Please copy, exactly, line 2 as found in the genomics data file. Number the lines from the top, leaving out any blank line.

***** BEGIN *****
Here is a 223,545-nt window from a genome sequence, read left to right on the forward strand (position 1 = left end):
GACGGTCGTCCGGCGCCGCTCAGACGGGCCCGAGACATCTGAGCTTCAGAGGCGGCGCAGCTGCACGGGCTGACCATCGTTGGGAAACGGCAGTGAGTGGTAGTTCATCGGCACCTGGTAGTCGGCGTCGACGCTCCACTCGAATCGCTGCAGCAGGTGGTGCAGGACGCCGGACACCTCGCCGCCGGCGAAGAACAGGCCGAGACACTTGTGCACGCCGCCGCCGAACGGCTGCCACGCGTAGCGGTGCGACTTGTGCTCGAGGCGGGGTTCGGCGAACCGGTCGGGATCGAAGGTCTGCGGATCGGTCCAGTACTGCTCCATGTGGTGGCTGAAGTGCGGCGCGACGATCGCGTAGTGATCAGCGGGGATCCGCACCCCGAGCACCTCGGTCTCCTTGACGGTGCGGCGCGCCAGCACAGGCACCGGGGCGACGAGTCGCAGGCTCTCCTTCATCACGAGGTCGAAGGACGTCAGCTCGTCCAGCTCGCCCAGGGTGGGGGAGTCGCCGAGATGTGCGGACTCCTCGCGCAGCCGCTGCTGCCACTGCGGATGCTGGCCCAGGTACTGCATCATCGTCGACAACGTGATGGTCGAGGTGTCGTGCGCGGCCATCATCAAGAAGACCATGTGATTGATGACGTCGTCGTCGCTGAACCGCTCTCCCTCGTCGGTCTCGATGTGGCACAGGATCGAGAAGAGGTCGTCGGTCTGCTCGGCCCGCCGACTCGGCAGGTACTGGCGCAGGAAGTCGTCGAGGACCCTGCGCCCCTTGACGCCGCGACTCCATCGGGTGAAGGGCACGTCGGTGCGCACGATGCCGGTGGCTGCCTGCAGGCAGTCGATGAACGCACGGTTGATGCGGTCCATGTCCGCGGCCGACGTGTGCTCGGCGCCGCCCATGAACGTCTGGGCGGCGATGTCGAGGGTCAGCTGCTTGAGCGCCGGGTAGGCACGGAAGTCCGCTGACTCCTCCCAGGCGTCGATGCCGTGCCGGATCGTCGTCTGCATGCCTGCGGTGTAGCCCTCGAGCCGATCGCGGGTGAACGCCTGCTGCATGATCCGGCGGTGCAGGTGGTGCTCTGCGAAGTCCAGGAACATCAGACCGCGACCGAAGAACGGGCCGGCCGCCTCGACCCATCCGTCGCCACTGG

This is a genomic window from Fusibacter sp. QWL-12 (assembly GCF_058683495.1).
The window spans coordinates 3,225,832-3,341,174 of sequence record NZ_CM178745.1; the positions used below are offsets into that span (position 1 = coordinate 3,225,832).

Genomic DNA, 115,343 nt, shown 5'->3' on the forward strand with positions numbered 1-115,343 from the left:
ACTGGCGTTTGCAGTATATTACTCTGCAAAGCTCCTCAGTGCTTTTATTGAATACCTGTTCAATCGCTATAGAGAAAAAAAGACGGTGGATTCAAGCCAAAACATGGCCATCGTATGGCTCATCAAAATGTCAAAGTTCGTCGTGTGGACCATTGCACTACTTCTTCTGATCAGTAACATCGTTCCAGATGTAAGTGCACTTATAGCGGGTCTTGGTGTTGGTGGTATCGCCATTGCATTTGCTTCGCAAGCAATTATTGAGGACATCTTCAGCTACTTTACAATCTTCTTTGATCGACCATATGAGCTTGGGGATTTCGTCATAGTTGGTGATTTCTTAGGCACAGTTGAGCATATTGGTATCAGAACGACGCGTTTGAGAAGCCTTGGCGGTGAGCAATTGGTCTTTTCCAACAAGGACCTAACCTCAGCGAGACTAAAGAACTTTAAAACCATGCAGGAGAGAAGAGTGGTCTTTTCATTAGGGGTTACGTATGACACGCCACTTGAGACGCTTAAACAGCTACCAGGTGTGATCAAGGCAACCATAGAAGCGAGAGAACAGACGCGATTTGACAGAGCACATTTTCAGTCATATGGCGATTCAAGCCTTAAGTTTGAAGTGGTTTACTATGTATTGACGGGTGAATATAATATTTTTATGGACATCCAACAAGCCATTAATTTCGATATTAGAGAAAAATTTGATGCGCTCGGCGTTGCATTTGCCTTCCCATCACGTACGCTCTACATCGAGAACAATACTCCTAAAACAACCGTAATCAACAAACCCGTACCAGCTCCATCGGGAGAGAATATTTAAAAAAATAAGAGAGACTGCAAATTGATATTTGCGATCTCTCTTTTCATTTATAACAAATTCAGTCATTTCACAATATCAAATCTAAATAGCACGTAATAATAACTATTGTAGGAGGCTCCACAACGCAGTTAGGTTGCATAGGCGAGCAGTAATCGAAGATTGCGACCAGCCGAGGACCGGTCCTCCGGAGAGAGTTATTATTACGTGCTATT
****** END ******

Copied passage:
GACGGTCGTCCGGCGCCGCTCAGACGGGCCCGAGACATCTGAGCTTCAGAGGCGGCGCAGCTGCACGGGCTGACCATCGTTGGGAAACGGCAGTGAGTGGTAGTTCATCGGCACCTGGTAGTCGGCGTCGACGCTCCACTCGAATCGCTGCAGCAGGTGGTGCAGGACGCCGGACACCTCGCCGCCGGCGAAGAACAGGCCGAGACACTTGTGCACGCCGCCGCCGAACGGCTGCCACGCGTAGCGGTGCGACTTGTGCTCGAGGCGGGGTTCGGCGAACCGGTCGGGATCGAAGGTCTGCGGATCGGTCCAGTACTGCTCCATGTGGTGGCTGAAGTGCGGCGCGACGATCGCGTAGTGATCAGCGGGGATCCGCACCCCGAGCACCTCGGTCTCCTTGACGGTGCGGCGCGCCAGCACAGGCACCGGGGCGACGAGTCGCAGGCTCTCCTTCATCACGAGGTCGAAGGACGTCAGCTCGTCCAGCTCGCCCAGGGTGGGGGAGTCGCCGAGATGTGCGGACTCCTCGCGCAGCCGCTGCTGCCACTGCGGATGCTGGCCCAGGTACTGCATCATCGTCGACAACGTGATGGTCGAGGTGTCGTGCGCGGCCATCATCAAGAAGACCATGTGATTGATGACGTCGTCGTCGCTGAACCGCTCTCCCTCGTCGGTCTCGATGTGGCACAGGATCGAGAAGAGGTCGTCGGTCTGCTCGGCCCGCCGACTCGGCAGGTACTGGCGCAGGAAGTCGTCGAGGACCCTGCGCCCCTTGACGCCGCGACTCCATCGGGTGAAGGGCACGTCGGTGCGCACGATGCCGGTGGCTGCCTGCAGGCAGTCGATGAACGCACGGTTGATGCGGTCCATGTCCGCGGCCGACGTGTGCTCGGCGCCGCCCATGAACGTCTGGGCGGCGATGTCGAGGGTCAGCTGCTTGAGCGCCGGGTAGGCACGGAAGTCCGCTGACTCCTCCCAGGCGTCGATGCCGTGCCGGATCGTCGTCTGCATGCCTGCGGTGTAGCCCTCGAGCCGATCGCGGGTGAACGCCTGCTGCATGATCCGGCGGTGCAGGTGGTGCTCTGCGAAGTCCAGGAACATCAGACCGCGACCGAAGAACGGGCCGGCCGCCTCGACCCATCCGTCGCCACTGG